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Monday, September 26, 2011

Read then Watch: BBC by Rion

Most of us have “To Read” lists filled with exciting, new titles from the New York Times Bestseller list or from the latest “Daily Show” guest.  But how about reading something a bit beneath the radar?  Maybe a less well known title that has (as an added bonus) a film adaptation that you can watch after reading the book?  You may be thinking--why watch some disappointing, half-hearted production of a book you truly enjoyed?  Well, here’s the rub, the BBC really knows how to pick great books and how to adapt them into film.

For those of you who prefer mysteries, try reading Michael Dibdin’s Aurelio Zen series (Book 1 is Ratking), which the BBC adapted into three episodes called “Zen.”  The DVD series is now on order for the library.

A similar, though more serious choice is “Wallander” (Book 1 is Faceless Killers), which the BBC adapted from novels by Henning Mankell. This series has also been ordered.

If it’s a bit of contemporized nostalgia you are looking for, I recommend “Sherlock,” adapted from Sir Arthur Conan Doyle’s classic novels.  Each of these BBC productions is recent, incredibly well cast and performed with everything from the cinematography to the locations beautifully represented.

Maybe you do not feel like trying to read an entire series.  In that case, I recommend reading and watching “Bleak House” or “Little Dorrit” by Charles Dickens.  If you’re in a Bronte Sisters mood, I would suggest the BBC’s 2006 production of “Jane Eyre.” 

These are just a few titles to wet your literary pallet and perhaps introduce you to a lesser-known author or reacquaint you with an old favorite.  Whether on the big or small screen not all adaptations are created equal, but the BBC is definitely ahead of the curve. Check the stacks at the Stillwater Public Library—we own most of these books and BBC films and have many more on the way!

Stillwater, OK

Friday, September 16, 2011

Just Say No to Bad Books! by Summer

One of the hardest lessons to learn is, “Sometimes it is ok to give up.”  Moods, goals, and interests change, and often we are better off reassessing and switching our energies to other areas.  While this is true in life, it is especially true when it comes to reading books.  After working in a library for six years, I finally figured out there is no way I can finish every book that I see.  There are far too many fantastic books out there to waste my time and effort on reading something I don’t love.  

A famous librarian (Yes, there are famous librarians.  She has her own action figure and everything.) named Nancy Pearl summed up this idea and created a general rule to save us from wasting time on bad books.  She suggests if you are under 50, give a book 50 pages. If you are not hooked, give up on it for now and try it again later.  Different moods affect your interests and a book that seemed mediocre at one point, may be life changing later.  Pearl advices those over 50 that time is even more precious and you should subtract your age from 100. The result is the number of pages you should read before you decide to commit to reading the book or moving on.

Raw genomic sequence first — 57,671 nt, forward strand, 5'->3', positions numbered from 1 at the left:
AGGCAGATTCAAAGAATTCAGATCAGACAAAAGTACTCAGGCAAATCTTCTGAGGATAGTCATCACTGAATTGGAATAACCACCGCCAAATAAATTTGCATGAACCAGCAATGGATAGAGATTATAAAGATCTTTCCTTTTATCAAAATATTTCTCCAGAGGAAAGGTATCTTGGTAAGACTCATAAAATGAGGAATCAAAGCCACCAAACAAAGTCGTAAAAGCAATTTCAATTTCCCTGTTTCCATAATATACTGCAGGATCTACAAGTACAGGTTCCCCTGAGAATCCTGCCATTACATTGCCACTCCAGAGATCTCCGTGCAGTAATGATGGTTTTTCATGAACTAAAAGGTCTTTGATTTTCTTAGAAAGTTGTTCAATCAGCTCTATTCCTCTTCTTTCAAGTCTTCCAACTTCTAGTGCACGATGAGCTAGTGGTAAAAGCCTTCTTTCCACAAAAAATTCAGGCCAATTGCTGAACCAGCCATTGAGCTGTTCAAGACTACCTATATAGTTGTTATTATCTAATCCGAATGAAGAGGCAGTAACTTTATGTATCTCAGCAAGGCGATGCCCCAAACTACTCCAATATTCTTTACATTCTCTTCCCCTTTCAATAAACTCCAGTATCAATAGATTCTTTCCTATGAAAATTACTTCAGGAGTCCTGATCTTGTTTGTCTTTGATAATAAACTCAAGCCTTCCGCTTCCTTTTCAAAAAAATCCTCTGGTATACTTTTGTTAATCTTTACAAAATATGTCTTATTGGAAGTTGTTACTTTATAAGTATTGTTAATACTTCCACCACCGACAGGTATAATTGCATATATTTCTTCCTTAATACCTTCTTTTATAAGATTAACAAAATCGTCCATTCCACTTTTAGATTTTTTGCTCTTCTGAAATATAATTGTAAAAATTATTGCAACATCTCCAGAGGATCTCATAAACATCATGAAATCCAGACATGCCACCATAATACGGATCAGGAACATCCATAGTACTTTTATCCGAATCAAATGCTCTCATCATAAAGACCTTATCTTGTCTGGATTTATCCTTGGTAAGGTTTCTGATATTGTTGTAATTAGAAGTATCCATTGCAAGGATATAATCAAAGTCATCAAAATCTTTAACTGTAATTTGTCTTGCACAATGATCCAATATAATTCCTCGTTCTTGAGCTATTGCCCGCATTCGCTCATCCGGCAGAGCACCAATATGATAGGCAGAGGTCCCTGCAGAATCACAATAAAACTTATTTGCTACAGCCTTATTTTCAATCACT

We all have the right to read and like any book we want just as we have the right to dislike any book and not read it.  Remember, just because Oprah loved a book, does not mean you have to too.  So once you decide to quit a book, what do you do?  Find another!  Nancy Pearl literally has thousands upon thousands of suggestions.  Check out her books of recommended reading lists which include, “Book Lust,” “More Book Lust,” “Book Crush,” and “BookLust to Go.” 

Stillwater, OK

Wednesday, September 7, 2011

Back to School by Levonn

School is now underway and we all want our children to do well.  One of the most basic skills they need is to be a good reader, so why not help them by being a good reading role model. Your child walks like you, talks like you, and absorbs everything you do, so set the right example when it comes to reading. 

1.  Surround yourself with reading material. Books don't belong only in libraries and classrooms. Make the written word a part of your living space, with books, magazines, and newspapers readily available. 

2.  Draw attention to all the things you read.  Practice reading labels or instructions together. When you share information from books, pamphlets, recipes, etc., you'll show your child how knowledge is largely shaped by the things we read and how reading connects us to the world.   

3.  Buy or borrow books together. When you go to the library or book store, let your child come along. Even if you aren't looking for anything in particular, practice the art of book browsing and admiring. Make an event out of it, and your child will learn to be exhilarated by the sight of books.  

4.  Don't be a solo reader.  Share the Sunday comics, thumb through your favorite magazine together, or share tidbits from your newspaper or books.  You will show that reading in not a solitary activity.  

5.  Read for leisure. Show that reading isn't work. Cuddle up with a good book and you'll model how reading can be just the thing to make your day.  

6.  Bring something to read everywhere you go. From the office to home, or even the living room to the bedroom, make sure you're equipped with reading material — for yourself and your child.  When you have some extra minutes, you can show that reading is a constructive (and fun!) way to pass the time.  

7.  Emphasize the universal importance of reading. Librarians, teachers, students, mechanics, lawyers, doctors, architects, athletes . . . everyone reads.  Make a habit out of living through reading.

Stillwater, OK